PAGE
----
New Nebraska Fires Breakout Thursday
RELEASE DATE: Apr 14, 2023
Cooksley Complex Fires - Cooksley, Milburn Ave. and Pleasant Valley fires- Custer and Blaine Counties
Custer County Emergency Management Director Mark Rempe reports the Cooksley Fire started Thursday afternoon and went as far north as the Middle Loup River in Blaine County. By late afternoon, dry lightning sparked seven additional fires.
Today, three fires remain active in Custer and Blaine counties – the Cooksley, Milburn Avenue and Pleasant Valley fires. The initial size of all the fires is estimated between 100,000 and 120,000 acres. Nebraska State Patrol Drones arrived this morning to get a better assessment on size and find any hot spots that remain, Rempe reports.
The fires are considered 85% contained, Rempe said.
“Due to the size of the fire, assessment on all the damage is just beginning,” Rempe said. “We are thankful there was no loss of life. A large number of fire departments, aircraft and volunteers assisted, but an official count is not yet available.”
A disaster declaration for the Cooksley Complex Fire has been submitted by the counties.
Region 26 Emergency Management Director Alma Beland reports 23 departments are working the fires in Blaine County. Local contractor Arrow Aviation from Broken Bow is providing aerial suppression on the fires.
The Cooksley Fire burned from Custer to Blaine County, Beland said. The Melbourne Avenue fire burned south of Brewster and the Pleasant Valley Fire burned north of Brewster. Both the fires are in Blaine County. Several outbuildings were lost and five homes were threatened. Crews will do further assessment as the smoke from the fires clear.
Beland said cooler temperatures and higher relative humidity have helped extinguish the fire.
McCann Fire in Cherry County
The McCann fire is 90% contained with a 7,040 acres footprint. Incident command staff is considering downsizing the response as conditions continue to improve. National Guard resources have demobilized from the fire.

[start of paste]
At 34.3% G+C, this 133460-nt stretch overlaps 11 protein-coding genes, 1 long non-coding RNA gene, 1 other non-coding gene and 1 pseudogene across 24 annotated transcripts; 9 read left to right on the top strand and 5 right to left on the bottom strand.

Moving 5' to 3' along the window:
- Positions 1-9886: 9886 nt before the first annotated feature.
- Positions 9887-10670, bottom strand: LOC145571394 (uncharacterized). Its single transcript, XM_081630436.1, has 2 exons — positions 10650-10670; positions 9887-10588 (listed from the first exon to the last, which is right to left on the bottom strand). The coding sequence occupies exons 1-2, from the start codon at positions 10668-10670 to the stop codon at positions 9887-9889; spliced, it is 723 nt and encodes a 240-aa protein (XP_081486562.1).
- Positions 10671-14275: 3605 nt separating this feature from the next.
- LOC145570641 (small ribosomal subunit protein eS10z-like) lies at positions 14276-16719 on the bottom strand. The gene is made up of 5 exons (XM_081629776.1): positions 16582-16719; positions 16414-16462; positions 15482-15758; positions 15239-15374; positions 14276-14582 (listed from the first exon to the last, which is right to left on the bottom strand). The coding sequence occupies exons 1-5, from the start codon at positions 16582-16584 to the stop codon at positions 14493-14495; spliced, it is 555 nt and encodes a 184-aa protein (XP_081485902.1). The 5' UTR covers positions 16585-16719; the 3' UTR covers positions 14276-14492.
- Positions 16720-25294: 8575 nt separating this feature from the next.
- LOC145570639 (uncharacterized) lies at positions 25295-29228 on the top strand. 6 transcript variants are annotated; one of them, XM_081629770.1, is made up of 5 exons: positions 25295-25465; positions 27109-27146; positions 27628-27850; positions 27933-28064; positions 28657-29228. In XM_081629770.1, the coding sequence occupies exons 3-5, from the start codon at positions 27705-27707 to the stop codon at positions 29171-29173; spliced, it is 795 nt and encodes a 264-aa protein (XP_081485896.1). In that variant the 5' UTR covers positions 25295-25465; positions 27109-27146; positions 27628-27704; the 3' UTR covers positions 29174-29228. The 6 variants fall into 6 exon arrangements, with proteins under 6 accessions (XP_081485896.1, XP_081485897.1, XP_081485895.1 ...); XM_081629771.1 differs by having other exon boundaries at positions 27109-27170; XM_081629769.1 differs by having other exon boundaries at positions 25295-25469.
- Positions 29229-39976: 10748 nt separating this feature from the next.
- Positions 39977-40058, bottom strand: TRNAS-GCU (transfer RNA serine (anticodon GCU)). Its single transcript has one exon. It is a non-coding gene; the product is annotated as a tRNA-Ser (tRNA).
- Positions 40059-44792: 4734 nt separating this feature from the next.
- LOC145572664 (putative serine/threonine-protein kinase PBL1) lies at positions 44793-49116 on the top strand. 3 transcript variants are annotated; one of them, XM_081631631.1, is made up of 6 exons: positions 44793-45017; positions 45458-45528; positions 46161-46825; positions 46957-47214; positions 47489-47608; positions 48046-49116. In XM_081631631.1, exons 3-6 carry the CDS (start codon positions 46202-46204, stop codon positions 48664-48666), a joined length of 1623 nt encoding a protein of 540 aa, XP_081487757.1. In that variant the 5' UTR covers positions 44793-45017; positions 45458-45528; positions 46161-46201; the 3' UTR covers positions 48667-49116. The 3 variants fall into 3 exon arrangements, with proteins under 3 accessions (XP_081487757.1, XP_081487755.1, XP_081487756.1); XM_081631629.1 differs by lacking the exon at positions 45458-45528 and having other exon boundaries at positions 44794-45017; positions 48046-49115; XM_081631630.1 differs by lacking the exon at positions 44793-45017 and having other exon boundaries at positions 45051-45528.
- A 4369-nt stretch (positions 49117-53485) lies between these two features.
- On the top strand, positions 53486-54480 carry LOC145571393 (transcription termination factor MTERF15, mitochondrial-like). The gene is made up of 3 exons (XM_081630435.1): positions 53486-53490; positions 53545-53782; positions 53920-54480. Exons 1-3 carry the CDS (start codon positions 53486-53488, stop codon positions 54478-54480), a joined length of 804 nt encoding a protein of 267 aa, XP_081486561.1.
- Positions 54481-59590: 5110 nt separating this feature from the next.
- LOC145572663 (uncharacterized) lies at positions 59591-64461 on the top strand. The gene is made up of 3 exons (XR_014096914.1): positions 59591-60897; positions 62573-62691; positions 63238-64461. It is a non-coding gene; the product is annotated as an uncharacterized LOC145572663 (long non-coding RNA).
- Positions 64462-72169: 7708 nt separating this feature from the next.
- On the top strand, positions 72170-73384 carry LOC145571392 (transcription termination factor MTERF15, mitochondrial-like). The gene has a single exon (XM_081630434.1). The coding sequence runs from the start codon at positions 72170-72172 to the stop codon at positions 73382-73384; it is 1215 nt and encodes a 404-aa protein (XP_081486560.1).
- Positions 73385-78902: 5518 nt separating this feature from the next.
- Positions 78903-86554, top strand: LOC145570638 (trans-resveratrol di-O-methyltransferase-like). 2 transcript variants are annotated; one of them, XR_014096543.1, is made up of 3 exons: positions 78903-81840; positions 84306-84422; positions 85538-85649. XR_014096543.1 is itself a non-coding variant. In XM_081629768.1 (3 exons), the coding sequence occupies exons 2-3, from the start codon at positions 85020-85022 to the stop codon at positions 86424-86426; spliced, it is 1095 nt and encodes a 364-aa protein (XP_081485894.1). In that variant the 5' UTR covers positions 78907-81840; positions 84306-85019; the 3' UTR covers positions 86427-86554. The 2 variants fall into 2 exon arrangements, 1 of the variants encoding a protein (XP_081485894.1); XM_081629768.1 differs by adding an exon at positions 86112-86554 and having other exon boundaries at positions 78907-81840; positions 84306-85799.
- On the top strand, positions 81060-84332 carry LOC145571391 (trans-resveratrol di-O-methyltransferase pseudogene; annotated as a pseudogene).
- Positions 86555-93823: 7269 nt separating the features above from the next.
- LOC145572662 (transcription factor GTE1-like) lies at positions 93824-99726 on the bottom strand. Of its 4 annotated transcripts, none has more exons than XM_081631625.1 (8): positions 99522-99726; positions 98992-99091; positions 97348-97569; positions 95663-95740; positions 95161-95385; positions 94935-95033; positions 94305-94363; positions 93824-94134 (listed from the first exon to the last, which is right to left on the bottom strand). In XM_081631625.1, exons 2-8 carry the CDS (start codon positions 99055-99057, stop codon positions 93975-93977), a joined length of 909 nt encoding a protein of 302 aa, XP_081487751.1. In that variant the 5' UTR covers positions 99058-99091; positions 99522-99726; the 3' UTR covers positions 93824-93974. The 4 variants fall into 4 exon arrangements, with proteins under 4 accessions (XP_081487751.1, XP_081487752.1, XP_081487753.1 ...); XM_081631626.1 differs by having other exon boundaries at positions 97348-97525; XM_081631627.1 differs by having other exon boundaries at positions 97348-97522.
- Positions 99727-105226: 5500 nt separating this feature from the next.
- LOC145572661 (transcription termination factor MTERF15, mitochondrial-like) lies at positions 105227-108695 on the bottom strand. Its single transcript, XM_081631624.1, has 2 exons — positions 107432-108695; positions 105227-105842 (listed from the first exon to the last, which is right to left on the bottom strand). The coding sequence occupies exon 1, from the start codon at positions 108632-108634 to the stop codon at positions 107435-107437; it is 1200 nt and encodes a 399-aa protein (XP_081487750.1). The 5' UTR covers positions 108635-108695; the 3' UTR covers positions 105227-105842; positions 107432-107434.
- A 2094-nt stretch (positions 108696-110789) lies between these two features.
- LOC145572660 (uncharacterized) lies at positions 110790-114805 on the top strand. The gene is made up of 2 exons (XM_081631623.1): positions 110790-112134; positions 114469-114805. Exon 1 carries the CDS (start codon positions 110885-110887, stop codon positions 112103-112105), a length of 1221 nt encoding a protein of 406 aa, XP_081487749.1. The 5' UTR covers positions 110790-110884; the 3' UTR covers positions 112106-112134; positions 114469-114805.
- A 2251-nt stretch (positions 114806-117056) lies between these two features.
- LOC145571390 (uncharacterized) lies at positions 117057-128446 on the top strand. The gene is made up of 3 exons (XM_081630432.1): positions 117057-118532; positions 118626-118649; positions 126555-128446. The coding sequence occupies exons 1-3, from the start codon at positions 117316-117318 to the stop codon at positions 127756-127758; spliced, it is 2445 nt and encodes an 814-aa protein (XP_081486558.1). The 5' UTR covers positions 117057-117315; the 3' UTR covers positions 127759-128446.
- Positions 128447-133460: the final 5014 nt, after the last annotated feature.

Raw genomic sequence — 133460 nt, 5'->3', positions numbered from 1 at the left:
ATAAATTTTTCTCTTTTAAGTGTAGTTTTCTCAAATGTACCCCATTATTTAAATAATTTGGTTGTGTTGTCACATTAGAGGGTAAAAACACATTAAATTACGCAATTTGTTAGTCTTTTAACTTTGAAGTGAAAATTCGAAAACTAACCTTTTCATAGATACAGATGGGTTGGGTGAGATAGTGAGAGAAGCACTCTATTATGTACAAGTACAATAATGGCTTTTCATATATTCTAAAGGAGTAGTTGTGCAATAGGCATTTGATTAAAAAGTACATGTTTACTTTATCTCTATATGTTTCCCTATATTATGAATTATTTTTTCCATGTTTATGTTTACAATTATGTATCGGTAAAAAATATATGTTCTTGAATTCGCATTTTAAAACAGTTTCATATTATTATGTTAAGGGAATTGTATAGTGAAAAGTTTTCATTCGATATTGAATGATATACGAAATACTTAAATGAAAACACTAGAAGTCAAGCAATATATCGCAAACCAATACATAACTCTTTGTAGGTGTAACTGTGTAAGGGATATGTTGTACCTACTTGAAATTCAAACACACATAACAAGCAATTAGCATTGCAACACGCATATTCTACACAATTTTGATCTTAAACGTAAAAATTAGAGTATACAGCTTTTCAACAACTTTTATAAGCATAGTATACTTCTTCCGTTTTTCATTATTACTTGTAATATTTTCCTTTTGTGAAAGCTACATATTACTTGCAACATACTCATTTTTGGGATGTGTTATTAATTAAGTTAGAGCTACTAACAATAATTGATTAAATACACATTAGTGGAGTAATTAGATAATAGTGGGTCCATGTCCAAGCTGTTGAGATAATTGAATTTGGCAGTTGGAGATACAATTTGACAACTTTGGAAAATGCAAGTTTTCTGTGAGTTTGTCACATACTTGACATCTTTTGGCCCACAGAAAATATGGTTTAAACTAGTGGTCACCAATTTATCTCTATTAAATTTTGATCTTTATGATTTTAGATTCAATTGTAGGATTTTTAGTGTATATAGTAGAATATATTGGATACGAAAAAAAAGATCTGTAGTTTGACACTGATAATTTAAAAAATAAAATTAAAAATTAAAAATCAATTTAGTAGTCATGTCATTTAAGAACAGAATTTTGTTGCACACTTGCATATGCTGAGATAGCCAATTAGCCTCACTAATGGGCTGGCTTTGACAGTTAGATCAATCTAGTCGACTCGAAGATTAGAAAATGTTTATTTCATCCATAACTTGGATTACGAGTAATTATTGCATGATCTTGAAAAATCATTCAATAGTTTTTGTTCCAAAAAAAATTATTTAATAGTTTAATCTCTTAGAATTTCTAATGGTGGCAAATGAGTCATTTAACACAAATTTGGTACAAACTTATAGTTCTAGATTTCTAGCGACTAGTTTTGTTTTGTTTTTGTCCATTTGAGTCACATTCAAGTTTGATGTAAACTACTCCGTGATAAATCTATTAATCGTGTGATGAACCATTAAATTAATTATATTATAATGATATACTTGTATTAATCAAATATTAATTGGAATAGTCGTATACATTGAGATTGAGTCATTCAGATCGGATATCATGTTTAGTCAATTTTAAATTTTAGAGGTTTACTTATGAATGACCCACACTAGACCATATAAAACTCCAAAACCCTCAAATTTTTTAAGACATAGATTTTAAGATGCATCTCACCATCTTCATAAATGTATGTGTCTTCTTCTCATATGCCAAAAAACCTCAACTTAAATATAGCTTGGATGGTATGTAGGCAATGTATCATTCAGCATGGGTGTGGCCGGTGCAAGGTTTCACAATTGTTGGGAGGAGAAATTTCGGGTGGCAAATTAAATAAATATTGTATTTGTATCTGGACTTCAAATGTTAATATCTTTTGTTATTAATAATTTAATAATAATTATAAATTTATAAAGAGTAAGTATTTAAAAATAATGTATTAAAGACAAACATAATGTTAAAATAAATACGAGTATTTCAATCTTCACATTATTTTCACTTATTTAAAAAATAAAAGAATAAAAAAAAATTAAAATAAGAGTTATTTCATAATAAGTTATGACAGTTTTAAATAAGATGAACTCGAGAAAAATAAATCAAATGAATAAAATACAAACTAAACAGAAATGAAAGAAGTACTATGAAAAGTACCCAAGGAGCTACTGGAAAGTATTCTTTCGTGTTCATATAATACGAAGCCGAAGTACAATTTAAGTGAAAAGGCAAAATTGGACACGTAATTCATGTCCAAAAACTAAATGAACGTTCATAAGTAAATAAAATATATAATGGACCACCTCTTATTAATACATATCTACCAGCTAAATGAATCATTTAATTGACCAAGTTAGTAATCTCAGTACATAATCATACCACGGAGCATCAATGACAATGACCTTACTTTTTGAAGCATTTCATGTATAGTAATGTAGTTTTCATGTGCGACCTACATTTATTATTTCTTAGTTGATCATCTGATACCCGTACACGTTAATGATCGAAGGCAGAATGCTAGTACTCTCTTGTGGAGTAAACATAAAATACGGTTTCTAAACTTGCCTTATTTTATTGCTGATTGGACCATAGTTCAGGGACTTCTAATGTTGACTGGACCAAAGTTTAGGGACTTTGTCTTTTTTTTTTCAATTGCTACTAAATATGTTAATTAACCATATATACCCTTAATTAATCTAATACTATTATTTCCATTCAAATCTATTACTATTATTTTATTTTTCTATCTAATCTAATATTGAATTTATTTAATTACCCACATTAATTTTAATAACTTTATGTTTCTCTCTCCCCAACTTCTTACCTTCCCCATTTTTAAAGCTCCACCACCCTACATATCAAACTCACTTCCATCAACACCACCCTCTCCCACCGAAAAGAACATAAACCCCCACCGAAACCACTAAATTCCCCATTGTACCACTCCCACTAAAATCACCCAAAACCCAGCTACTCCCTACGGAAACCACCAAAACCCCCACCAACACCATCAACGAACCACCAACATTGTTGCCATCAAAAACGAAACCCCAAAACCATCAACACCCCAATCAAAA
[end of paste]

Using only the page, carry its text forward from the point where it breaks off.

Rock Creek Fire in Jefferson County
The Rock Creek Fire is at 90 percent containment. Following enhanced mapping provided by a Nebraska State Patrol drone flight yesterday, the fire's footprint was scaled down to 1,800 acres, from the initial estimate of 2,600 previously reported.
The Rock Creek had no notable flare ups or break-outs throughout the night. Moisture levels are expected to rise significantly over the next 48 hours with rain in the forecast. As a result, state agencies have begun demobilizing and turning all support operations back over to local departments.
Fairbury Rural Fire Chief Kenny Krause expressed his gratitude for the regional response to the Rock Creek Fire: "I want to thank everyone from the state level who helped us out on this, as well as the responding local volunteer fire departments," said Krause. "Most importantly, I was to thank the Fairbury community for their overwhelming donations and support. It was crucial in helping us fight this fire."
Rock Creek Station, a state historical park and state recreation area in Jefferson County, is closed until further notice.
Several other fires were reported across the state were reported and handled locally in Douglas, Lancaster, Rock, Wheeler, Hall, Wayne, Stanton and Thurston counties.
For updated fire information visit: www.nema.nebraska.gov/. A fire dashboard is available at: https://www.arcgis.com/apps/dashboards/831e38de33b541cdb60d71c44e45d6ff.
Left: photo west of Anselmo on Highway 2 at 7:57 p.m, April 13. Right: Lori Kastens klein photo. Provided by Custer County Emergency Management Facebook.